Review: TALES OF AN URBAN INDIAN

by Lynn on May 7, 2018

in The Passionate Playgoer

On a moving Barrie Transit Bus, in Barrie, Ontario. (you read that right).

Written by Darrell Dennis

Directed by Herbie Barnes

Production Manager and Technical Director: Beth Elliot

Cast: Craig Lauzon

A look from the inside of life as an Indigenous man full of heartache, humour and hope.

The Story. Simon Douglas grew up on a reserve in British Columbia. His father was not around. His mother and grandmother brought him up. His grandmother instilled her wisdom in his everyday life. While he says he never went to a residential school and was not taken from his family, life was rocky for him.

His mother had a relationship with a man and they moved with Simon to Vancouver. Simon had to leave his grandmother, his friends and his comfort zone. What followed was feelings of being alone, isolated and unhappy because he didn’t like his mother’s partner. The relationship didn’t work out and Simon and his mother returned to the reserve.

What follows is a litany of problems and disappointments: drugs, alcoholism, unemployment, trouble with the law and dropping out of school, etc.  And while what happens to Simon seems like every cliché one hears about Indigenous life playwright Darrell Dennis addresses this too. He is educated by his grandmother in the ways of life and being a good person. He is loved by a girlfriend who won’t accept his giving up and taking the easy way out. She never gave in to despair as an Indigenous woman and doesn’t expect him to either.  There is hope in this story and self-deprecating humour

 The Production. It takes place on a bus that moves through the streets and surrounding areas of Barrie, Ontario. We are all on the bus when it makes a stop at the bus station to pick up Simon (Craig Lauzon). He is clean-shaven, casually dressed and wears a back pack. He takes out 8 x 10 glossy pictures that he arranges along the top part of the bus where ads might be. Some are the typical Indigenous man in profile with headgear looking serious. There are pictures of his grandmother and friends at moving points in the story, just to put a face to a name.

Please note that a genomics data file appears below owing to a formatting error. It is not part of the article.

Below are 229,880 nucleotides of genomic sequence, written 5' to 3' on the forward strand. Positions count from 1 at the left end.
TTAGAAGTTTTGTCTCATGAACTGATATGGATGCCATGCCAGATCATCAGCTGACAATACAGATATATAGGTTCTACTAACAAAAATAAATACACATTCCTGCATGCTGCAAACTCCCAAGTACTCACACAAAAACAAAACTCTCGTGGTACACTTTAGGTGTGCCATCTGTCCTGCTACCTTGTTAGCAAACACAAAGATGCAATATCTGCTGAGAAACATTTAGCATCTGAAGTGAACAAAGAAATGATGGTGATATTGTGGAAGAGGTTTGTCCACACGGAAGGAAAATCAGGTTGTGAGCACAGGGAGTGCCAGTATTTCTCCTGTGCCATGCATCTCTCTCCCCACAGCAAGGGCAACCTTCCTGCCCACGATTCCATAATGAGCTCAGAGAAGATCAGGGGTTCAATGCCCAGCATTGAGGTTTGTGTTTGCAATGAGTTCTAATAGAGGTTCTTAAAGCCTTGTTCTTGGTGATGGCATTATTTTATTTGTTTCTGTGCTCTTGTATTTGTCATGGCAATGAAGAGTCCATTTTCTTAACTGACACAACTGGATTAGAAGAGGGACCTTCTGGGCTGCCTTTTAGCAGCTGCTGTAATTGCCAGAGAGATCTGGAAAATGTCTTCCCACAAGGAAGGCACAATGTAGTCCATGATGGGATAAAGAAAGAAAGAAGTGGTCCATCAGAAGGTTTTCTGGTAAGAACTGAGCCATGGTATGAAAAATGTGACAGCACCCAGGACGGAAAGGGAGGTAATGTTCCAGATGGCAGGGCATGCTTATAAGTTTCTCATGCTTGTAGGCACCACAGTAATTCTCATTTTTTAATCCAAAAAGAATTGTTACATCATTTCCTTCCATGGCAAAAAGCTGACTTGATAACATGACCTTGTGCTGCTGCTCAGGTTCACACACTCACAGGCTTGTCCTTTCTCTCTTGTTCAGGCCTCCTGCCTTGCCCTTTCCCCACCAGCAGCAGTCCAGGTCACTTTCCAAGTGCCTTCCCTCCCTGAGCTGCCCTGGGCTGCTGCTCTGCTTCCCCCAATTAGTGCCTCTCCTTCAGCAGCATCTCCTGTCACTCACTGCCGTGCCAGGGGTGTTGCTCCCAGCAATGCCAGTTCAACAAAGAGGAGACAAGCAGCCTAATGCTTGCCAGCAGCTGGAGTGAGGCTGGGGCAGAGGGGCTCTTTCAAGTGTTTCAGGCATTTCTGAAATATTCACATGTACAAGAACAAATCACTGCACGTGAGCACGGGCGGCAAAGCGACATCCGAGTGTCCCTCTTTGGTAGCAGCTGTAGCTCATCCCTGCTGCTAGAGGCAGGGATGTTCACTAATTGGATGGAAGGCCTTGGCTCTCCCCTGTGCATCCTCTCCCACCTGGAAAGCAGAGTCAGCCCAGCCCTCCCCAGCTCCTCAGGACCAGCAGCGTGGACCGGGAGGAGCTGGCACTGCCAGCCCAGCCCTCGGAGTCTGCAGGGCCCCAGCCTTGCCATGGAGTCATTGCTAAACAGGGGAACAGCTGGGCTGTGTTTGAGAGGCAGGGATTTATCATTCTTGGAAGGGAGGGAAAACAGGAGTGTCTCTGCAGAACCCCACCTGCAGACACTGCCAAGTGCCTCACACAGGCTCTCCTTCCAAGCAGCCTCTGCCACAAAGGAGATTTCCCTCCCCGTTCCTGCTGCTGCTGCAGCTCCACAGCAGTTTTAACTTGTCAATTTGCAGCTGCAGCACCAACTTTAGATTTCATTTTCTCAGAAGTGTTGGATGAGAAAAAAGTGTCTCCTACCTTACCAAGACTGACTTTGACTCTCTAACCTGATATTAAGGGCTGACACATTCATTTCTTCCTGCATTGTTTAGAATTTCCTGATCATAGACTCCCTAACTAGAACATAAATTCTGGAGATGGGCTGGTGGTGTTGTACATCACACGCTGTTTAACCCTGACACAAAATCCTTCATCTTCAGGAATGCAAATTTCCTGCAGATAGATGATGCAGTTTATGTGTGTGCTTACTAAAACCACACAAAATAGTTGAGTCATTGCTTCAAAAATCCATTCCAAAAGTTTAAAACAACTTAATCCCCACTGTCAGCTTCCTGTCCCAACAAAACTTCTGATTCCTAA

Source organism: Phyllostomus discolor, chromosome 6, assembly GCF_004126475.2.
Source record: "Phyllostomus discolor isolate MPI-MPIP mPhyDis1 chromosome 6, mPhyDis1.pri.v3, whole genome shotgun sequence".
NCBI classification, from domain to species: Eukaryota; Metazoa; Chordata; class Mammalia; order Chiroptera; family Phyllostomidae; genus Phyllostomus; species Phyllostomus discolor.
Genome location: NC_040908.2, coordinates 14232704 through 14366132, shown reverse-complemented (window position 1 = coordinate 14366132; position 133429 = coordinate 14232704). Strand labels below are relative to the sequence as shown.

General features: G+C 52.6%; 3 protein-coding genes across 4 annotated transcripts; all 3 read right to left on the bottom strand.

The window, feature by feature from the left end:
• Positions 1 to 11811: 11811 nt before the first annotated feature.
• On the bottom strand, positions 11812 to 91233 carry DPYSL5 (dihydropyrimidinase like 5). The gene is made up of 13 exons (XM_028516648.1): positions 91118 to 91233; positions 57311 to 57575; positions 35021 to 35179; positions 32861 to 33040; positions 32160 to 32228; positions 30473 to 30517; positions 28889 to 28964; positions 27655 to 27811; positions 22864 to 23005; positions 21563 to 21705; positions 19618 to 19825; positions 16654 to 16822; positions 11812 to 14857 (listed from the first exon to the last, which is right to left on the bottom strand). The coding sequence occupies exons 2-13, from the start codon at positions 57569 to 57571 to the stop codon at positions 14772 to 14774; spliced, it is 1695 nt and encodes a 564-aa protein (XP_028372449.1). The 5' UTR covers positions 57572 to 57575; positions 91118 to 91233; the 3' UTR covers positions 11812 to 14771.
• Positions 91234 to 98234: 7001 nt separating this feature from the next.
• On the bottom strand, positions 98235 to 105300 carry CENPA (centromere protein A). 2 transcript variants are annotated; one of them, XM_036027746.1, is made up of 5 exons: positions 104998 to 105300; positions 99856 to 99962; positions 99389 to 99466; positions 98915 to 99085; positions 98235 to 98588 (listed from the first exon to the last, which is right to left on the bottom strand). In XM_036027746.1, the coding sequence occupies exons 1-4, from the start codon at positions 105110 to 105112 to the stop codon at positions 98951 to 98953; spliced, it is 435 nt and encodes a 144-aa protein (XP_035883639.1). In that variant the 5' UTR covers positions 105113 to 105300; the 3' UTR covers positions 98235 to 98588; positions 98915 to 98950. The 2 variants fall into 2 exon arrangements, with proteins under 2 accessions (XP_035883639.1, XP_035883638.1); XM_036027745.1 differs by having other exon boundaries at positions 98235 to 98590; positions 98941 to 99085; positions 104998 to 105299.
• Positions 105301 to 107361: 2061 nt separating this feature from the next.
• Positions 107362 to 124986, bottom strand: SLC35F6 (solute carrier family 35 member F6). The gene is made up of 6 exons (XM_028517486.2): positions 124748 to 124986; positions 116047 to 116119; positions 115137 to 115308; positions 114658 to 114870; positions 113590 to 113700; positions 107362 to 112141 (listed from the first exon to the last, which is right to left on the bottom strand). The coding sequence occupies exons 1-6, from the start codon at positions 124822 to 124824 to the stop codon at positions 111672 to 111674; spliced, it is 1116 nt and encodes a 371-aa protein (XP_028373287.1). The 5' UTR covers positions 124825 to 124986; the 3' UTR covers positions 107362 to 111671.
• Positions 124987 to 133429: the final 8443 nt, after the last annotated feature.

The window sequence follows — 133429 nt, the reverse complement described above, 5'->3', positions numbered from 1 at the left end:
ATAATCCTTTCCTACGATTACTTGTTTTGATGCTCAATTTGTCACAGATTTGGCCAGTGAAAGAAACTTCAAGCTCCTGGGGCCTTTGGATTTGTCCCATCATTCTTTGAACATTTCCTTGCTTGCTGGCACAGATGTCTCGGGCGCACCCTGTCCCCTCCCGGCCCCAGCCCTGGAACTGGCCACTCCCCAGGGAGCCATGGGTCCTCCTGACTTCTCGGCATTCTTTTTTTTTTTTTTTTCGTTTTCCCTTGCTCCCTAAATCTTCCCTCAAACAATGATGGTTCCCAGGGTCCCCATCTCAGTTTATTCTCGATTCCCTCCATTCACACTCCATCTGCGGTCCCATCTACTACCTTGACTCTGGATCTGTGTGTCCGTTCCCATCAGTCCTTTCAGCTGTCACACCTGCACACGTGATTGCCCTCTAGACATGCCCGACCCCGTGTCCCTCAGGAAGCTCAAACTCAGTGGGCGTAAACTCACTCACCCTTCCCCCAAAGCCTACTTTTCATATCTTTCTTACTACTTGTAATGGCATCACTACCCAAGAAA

Simon as beautifully played by Craig Lauzon is often full of despair but not self-pitying. He has a wry sense of humour. He looks each person he talks to right in the eye. The listener is never made to feel uncomfortable, but is invited in to hear a story that is important to tell. Simon paces up and down the bus, the better to look us all in the eye, but the movement is never without reason.

Director Herbie Barnes knows how to modulate the movement of Simon so that the action does seem static, but also knows how to achieve moments of great stillness. It’s a story that is often been told, but not as personably as this telling. The details are not cliché in this telling, they are painfully human and real. At time Simon succumbs to the taking the easy way out to deal with his situation. Often he gets up and tries again. That is one of the many beauties of the play and the production.

Simon gives us a final comment and bids us good bye as the back doors of the bus open and he is gone into the dark night. We are then driven back to our original stop. I would like to have given that young man, Craig Lauzon (and Simon) applause for an insightful performance of a play that unfortunately is as true and troubling now as it was when it first was done years ago.

 Comment. It’s true respect for the work of Arkady Spivak, the resourceful Artistic Producer of Talk is Free Theatre, that got me to drive to Barrie, Ont. through torrential rain and seemingly hurricane force winds to see a play, on a bus. As always, it was well worth the trip.

 Presented by Talk if Free Theatre.

Opened: May 4, 2018.

Closes: May 17, 2018.

Running Time: 90 minutes.

 

www.tift.ca

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